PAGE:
“When I heard I won, which was very recently, my first thought was, ‘I’m so glad I’m with BMI, because that’s the only way I can beat Ashley Gorley in anything,'” . He also thanked Dennis and Jesse Matkowski of Relative Music Group.
“Dennis was the first and only person to sign me to a publishing deal in 2014,” Hardy said. “Since then, we’ve started a real publishing house called Relative Music and we’re proud of that ***”
Hardy thanked his sister Madison for signing him with BMI and thanked Roberts for being a strong champion for him.
“He took a chance on me … he let me go into his office and play literally five or six songs that I had to my name,” he said, adding that one of the songs he played him was “Scars.” “At the end of that meeting, I remember Leslie saying something along the lines of, ‘Yeah, they’re fine, but there’s this song called ‘Scars’ that’s pretty good and I think you’re onto something.’ That one comment Leslie made meant the world to me. Like everyone in this room, I moved to Nashville from a small town… hearing that from Leslie gave me all the confidence to believe that I could really make it in this city.”
Toby Keith was presented with the BMI Icon Award, recognizing his work as a songwriter, including significant contributions to his own catalog of hits, including “American Soldier,” “Should’ve Been a Cowboy,” and “How Do You Like Me Now?” “?!”. Previous recipients of the honor include Loretta Lynn, Willie Nelson, Merle Haggard and Dolly Parton. Keith has previously been named BMI Country Songwriter of the Year three times and won BMI Country Song of the Year honors for “Today as Good as I Was”.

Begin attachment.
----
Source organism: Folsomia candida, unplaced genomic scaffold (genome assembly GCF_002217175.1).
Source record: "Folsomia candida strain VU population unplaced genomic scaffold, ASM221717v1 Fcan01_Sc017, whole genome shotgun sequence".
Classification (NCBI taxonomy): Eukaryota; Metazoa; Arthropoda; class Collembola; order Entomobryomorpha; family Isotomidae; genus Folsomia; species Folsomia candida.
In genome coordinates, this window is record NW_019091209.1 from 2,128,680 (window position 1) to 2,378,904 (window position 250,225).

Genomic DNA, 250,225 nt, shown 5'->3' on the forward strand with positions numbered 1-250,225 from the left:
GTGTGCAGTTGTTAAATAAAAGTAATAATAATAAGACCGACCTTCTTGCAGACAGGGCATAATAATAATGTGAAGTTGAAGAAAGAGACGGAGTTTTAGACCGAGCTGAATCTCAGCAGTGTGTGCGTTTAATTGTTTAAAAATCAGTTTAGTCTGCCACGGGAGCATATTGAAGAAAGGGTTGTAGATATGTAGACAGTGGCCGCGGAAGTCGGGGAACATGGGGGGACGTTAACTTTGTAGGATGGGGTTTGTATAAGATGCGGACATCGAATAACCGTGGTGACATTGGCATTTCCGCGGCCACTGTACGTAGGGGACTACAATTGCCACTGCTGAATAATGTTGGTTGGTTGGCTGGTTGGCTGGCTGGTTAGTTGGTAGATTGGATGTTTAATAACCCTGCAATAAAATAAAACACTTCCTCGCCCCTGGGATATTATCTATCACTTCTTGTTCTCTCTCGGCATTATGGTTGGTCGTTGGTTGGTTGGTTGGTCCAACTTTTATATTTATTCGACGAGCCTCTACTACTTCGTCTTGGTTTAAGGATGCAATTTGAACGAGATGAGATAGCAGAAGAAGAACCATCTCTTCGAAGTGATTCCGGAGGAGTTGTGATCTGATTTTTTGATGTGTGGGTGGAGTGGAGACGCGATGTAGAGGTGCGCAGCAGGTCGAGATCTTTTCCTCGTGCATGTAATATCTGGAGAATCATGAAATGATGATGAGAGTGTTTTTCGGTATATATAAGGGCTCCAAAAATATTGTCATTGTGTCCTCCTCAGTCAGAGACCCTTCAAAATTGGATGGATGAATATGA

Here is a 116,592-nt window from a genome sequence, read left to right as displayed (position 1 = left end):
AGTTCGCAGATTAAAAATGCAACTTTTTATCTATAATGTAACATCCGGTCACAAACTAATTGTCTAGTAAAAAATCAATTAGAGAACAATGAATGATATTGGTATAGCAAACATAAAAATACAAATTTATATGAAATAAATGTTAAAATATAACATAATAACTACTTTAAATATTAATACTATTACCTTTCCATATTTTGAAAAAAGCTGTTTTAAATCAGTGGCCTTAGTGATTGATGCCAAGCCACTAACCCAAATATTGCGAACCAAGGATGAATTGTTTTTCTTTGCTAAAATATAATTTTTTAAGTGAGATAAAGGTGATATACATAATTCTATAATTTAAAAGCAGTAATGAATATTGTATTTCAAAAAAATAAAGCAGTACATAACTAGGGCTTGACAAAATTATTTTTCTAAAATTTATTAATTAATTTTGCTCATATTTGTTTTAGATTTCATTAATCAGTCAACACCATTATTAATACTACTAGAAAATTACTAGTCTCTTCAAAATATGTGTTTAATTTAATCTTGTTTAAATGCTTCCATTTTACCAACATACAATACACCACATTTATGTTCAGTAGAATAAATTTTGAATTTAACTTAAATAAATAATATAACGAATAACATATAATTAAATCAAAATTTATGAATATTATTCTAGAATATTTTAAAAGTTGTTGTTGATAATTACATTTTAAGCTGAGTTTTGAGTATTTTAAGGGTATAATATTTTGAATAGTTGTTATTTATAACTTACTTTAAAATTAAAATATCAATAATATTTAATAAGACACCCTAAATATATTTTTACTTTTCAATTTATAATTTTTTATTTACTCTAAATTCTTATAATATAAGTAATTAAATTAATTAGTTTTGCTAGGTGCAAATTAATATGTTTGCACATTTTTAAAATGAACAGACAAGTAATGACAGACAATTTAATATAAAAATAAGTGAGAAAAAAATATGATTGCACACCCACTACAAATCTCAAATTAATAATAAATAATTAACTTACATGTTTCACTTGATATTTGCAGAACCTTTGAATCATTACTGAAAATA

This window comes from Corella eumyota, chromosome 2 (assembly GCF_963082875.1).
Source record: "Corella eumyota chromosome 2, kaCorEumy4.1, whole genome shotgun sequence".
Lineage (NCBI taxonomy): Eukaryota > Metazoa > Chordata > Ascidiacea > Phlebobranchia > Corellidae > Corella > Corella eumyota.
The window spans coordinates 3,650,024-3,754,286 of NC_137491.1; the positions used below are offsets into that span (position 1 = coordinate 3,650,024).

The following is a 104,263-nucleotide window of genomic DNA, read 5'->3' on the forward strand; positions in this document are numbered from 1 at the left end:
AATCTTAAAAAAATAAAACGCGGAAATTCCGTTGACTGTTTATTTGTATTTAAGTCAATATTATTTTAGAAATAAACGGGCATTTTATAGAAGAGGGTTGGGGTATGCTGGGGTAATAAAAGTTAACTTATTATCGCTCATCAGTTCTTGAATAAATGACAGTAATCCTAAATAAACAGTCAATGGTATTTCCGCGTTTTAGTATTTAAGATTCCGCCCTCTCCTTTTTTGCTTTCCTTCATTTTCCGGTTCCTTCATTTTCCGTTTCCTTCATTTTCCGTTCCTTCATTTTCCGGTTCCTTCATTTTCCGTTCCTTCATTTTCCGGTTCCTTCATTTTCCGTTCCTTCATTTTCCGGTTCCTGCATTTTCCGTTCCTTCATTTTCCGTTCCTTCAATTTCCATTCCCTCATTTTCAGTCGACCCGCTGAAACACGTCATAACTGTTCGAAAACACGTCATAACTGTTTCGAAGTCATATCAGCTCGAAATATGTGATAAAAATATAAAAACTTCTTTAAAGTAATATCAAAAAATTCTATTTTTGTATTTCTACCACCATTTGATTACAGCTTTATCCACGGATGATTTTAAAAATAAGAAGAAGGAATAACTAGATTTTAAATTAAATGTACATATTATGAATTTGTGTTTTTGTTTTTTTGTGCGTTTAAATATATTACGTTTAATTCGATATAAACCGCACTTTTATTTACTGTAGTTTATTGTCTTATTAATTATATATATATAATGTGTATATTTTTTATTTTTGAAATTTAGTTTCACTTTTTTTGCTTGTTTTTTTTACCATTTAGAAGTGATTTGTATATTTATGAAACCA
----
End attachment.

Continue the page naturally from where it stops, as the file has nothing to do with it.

O’Neill said of Keith, “His creative credits are second to none but he’s a songwriter at heart. That’s who we’re celebrating tonight – the writer behind the hits.”
“You’re a songwriter’s songwriter,” added Bradley.
Keith’s fellow Oklahoma native Underwood scored Keith’s No. 1 country airplay debut hit, 1993’s “Should Have Been a Cowboy,” which Keith wrote himself.
“It was artists like you who taught kids like me that greatness was possible,” Underwood said.
Eric Church offers a slower, uniquely “major” version of Keith’s 2003 Billboard Country Airplay chart leader “I Love This Bar.” Church also shared his first memory of seeing Keith at Fiddle & Steel Guitar Bar in downtown Nashville, an incident in which Keith grabbed a bully barfly by the collar and dragged him down a line of barstools, before depositing him at the end of the bar just as Church entered.